In June 2020 neither Federer nor Nadal organized an exhibition tennis tournament, the Adria Tour – at a time when international sport had largely shut down – without full stadiums and no social distancing, which was a full-fledged Super -Spreader changed to event. He didn’t even do an Instagram live with ‘wellness’ guru Chervin Jafarih to declare that gratitude can “turn the most toxic food, or perhaps the most polluted water, into the most healing water.” And they certainly wouldn’t attempt to show up in Melbourne, a city that has endured one of the longest and strictest lockdowns of any major city in the world, in a state with double vaccination of 92.6 percent of the population, through a legal loophole.
“One of Djokovic’s weaknesses is that he doesn’t read the room very often,” Bowes says. “He has not appreciated the strength of feeling about the unvaccinated people that currently exist, especially in Melbourne. He is a very sensitive person but he has blind spots.”
Sometimes his preference for the spiritual and accepted science has hurt his career, as it did in 2017 when he delayed career-saving elbow surgery. But his beliefs may have influenced others as well.
Adria Tour is one example, but so is the status of her vaccine, which Djokovic kept a secret last year while pursuing a policy of strategic ambiguity. It cannot necessarily be said to be result-free.
As the world’s most famous Serb, he is revered in his home country. Yet Serbia has seen a high level of vaccine hesitancy, and only 45 percent of the population has received two doses. While some of this can be attributed to a long-standing distrust of state institutions, it seems plausible that a strong pro-vaccine statement from Djokovic would have made a huge difference to the country.
It’s hard not to feel some sympathy for Djokovic. He was assured by Tennis Australia and the Victorian government that he would be able to enter the country and take part in the competition. And now he is caught in a political game during an election year. But ultimately, it only extends so far, as made clear by his peers. His great rival Rafael Nadal said of the situation, he could have played in Australia without any problem if he wanted. “He made his own decisions, and everyone is free to make their own decisions, but then there are consequences.”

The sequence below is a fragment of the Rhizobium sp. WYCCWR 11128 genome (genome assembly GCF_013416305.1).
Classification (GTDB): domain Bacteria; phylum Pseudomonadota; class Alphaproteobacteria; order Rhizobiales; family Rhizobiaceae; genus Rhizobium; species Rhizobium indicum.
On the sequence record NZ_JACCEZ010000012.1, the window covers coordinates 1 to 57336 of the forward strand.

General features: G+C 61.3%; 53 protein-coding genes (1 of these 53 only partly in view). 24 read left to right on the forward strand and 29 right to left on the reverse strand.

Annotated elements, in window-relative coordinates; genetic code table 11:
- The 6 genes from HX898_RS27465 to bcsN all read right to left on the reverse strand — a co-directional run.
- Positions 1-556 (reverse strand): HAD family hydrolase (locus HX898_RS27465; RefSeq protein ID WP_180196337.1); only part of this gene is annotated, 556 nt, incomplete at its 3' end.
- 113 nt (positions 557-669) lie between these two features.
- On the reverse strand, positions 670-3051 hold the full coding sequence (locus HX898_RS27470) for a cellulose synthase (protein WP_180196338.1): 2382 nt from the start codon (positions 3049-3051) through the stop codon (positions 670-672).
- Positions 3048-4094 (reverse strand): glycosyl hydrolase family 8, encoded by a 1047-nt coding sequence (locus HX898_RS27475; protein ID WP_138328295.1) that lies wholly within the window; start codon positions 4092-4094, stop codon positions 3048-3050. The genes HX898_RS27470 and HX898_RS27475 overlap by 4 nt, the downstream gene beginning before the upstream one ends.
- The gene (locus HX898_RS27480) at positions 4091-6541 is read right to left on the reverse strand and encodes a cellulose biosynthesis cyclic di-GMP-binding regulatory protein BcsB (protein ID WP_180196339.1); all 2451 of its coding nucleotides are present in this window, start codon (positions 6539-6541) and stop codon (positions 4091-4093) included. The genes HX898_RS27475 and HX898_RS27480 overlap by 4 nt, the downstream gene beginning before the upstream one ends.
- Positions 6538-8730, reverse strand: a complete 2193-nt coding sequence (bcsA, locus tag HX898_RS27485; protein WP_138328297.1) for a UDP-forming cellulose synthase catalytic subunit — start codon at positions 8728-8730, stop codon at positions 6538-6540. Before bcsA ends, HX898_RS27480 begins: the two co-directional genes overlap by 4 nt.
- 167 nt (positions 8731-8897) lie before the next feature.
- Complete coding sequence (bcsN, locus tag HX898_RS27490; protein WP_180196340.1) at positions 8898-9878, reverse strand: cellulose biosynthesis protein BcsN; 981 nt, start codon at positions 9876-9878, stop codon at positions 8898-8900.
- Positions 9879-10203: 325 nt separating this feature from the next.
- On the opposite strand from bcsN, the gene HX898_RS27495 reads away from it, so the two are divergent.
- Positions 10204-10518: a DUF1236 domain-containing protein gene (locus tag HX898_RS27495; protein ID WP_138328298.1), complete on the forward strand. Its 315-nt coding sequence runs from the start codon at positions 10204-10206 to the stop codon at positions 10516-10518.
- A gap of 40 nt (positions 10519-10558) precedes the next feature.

Even though Djokovic does compete at the Australian Open, Bowes believes his chances of winning a record tenth title are over. “Even if he gets past the first few rounds, at some stage he will need to call on the reserve tank and it will be empty.”
At the heart of this issue are two competing philosophies. Djokovic – like many who oppose vaccination – sees it only as his right to determine what goes into his body, after struggling with his diet and fitness. Many Australians see this as a wealthy, privileged figure trying to escape the agreed rules of a strictly egalitarian society.
Whether Djokovic wins a record-breaking 21st major title or is knocked out in the first round, one thing is clear: his ultimate internal struggle—the burning fire to maintain agency and sovereignty over his body and decisions—versus his desire to be loved, is nowhere close to being solved.